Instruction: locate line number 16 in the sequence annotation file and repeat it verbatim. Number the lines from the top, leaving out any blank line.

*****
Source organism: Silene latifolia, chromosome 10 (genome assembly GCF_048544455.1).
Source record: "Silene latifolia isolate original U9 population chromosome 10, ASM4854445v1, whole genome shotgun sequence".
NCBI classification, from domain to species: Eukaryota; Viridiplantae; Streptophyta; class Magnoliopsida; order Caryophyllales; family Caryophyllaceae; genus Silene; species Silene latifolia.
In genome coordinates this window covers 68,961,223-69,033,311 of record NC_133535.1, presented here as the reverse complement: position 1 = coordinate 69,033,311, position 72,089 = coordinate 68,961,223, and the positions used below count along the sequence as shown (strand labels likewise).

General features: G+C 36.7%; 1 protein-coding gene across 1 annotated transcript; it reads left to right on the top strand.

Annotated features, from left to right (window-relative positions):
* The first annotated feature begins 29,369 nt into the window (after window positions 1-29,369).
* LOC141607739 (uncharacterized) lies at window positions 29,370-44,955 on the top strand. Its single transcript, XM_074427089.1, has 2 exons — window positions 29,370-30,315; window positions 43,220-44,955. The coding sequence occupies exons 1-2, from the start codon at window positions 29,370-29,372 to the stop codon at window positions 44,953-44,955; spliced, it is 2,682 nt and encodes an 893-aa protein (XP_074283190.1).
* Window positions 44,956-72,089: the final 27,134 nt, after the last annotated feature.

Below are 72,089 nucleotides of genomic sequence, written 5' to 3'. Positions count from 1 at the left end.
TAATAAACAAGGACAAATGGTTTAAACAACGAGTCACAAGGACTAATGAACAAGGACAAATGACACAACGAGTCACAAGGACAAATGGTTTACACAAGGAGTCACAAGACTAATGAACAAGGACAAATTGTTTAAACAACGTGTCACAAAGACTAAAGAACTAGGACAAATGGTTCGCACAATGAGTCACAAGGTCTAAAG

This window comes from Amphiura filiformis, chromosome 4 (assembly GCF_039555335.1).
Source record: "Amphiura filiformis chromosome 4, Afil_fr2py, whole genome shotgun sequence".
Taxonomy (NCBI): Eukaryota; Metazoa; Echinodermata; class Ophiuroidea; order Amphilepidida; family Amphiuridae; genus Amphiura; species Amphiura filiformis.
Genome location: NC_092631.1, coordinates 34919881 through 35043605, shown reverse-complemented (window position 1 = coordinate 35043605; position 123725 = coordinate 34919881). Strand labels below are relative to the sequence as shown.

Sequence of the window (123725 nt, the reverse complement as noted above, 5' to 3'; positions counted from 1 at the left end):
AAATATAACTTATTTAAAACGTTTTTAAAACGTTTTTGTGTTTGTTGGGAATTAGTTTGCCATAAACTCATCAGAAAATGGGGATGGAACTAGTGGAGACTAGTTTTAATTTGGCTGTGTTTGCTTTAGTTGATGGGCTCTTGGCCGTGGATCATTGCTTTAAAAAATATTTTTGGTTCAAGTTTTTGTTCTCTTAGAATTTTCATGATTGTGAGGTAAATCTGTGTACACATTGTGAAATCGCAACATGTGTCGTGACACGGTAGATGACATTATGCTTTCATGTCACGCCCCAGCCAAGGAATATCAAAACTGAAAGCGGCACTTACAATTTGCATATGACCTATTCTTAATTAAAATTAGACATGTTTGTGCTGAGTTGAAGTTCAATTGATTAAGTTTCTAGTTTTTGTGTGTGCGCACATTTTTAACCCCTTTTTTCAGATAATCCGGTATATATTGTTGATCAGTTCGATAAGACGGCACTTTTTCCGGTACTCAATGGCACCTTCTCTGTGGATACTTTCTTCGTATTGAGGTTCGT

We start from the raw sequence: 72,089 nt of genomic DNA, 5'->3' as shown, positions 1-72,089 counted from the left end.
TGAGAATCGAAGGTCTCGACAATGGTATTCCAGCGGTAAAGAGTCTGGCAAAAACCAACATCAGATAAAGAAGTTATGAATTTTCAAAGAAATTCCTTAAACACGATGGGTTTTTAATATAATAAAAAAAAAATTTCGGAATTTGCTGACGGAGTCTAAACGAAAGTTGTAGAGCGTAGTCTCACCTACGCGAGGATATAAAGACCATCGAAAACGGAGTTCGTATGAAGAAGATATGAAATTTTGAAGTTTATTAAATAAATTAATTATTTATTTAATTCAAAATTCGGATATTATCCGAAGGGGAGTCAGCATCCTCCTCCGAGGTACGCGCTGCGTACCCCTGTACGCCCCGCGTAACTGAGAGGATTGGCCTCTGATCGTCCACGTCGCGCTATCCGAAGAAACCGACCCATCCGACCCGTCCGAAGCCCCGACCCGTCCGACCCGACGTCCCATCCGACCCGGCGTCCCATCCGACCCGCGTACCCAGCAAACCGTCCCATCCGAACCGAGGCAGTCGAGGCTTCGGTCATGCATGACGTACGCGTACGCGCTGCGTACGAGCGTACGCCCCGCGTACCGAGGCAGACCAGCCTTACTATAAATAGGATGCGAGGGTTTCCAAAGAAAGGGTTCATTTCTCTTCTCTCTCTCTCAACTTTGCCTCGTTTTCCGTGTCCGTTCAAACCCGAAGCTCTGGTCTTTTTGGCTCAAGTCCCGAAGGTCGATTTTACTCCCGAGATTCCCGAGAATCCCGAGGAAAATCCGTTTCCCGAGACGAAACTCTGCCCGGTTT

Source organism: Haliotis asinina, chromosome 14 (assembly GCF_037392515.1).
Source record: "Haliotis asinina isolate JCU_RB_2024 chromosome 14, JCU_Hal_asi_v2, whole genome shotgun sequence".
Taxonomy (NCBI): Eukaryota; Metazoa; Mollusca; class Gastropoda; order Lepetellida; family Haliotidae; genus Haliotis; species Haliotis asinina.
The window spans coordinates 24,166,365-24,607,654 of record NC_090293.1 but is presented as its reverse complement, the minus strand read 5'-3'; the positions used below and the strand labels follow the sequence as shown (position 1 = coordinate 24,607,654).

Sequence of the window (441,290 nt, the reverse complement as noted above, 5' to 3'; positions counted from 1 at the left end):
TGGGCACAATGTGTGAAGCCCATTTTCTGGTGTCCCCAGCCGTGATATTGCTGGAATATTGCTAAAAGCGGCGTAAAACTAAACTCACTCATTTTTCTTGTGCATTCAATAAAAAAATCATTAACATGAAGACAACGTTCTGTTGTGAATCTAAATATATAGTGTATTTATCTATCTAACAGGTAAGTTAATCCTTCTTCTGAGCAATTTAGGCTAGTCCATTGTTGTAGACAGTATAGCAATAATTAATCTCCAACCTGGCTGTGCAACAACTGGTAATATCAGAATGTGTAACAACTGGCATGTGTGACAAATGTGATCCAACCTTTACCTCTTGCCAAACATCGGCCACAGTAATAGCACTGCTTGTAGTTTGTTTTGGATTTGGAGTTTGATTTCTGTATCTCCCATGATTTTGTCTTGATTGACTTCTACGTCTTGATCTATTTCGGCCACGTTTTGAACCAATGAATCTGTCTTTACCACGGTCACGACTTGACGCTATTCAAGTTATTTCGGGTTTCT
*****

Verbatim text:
Sequence of the window (123725 nt, the reverse complement as noted above, 5' to 3'; positions counted from 1 at the left end):